I seem to become more and more fanatically didactical as time goes on.
I guess I answer too many questions, and am irritated when they are not asked in an optimal way.
One important point, of course, as in all communication, is to formulate your message with the receiver in mind.
I explained that for two specific cases today, and thought I would mention my suggestions here for future reference, after wishing everybody
Our Chinese colleagues are already in full celebration of the Chinese New Year. It began yesterday, February 8. In fact, the whole of this week is a holiday in China and our offices there.
In case of interest, check out the Chinese New Year impressions from the Year of the Dragon back in 2012.
This year is Monkey, charming, charismatic and extremely inventive.
This Chinese Zodiac provides descriptions of the different types of monkey and enables you to look up your own Chinese Zodiac sign.
The Chinese New Year is also called Spring Festival.
After the holiday, Spring will come, the start of one more year.
Happy New Year!
People frequently raise questions about some programming problem in their Revit add-ins and try to find help for that from others.
This help is often hard to provide due to the complexity of the issue.
Such a point arose again today in the Revit API discussion on API constraint management.
Here is my recommendation on how to approach this, which I now also added as a post-post-scriptum to the instructions for a reproducible test case:
I would love to dive in and try to help you debug this, but I am sorry to say I do not have the time.
You will have to continue exploring it yourself.
All I can suggest is to keep at it.
One approach to debugging a problem like this is:
- Simplify it down to something absolutely trivial and stupid that is guaranteed to work – dumb it down.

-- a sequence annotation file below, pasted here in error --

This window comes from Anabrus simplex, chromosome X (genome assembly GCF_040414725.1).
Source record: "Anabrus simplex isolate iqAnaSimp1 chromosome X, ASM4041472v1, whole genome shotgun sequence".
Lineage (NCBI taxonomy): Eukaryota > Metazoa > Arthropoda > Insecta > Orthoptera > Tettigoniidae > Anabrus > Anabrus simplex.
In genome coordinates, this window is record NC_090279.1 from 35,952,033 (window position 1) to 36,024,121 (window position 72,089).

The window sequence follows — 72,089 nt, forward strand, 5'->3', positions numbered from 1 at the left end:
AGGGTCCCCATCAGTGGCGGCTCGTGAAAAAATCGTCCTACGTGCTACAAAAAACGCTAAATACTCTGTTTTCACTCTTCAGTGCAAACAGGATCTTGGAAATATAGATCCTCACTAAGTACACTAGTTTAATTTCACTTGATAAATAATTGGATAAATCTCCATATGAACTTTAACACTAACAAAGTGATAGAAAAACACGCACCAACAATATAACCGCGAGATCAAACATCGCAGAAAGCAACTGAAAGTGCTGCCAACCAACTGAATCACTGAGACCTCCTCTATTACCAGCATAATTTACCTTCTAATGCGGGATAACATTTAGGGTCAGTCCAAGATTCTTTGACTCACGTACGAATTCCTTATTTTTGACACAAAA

- Once that is working, add the required complications one by one until it either works completely or fails.
Once you have determined the exact point of failure, you can narrow that down further and create a minimal reproducible case.
With the minimal reproducible case in hand, I can either take a look myself of pass it on to the Revit development team for further analysis.
Addendum: You might also want to read another example of how to handle this kind of issue that just came up in the Revit API discussion forum thread on using DMU to retrieve in-place mass reference level.
In a related vein, I often receive requests by email or otherwise to solve a programming issue, or, in some cases, assess the possibility of implementing a programmatic solution for some given task.
Here is my most recent reaction to such a request:
- Ask a question on this in the Revit API discussion forum instead of asking me directly.
- Make sure that your issue is formulated in a generic way.
- Strip out as much complexity as possible. KISS!
Posting an issue in public enables me to take a look at it, my colleagues as well, and the entire Revit developer community also.
My standard motivation blurb for goes like this:
I do nothing at all that cannot be shared and published, and share and publish absolutely everything I work on.
I therefore avoid discussing questions like this, and actually all questions whatsoever, one-on-one.
I prefer discussing everything in public and enabling the entire community to contribute and share.
That has several advantages. Among others, your peers can join in and help you, and our conversation becomes visible to others, to help them resolve their issues as well.
In addition to formulating a generic question and publishing it on the forum, a minimal reproducible case can also help a lot.
Put together an absolutely minimal example that clearly demonstrates the problem and also makes it easy to check whether a solution really achieves the desired result.
That will help people understand the issue better and motivate them much more to explore and chip in and help.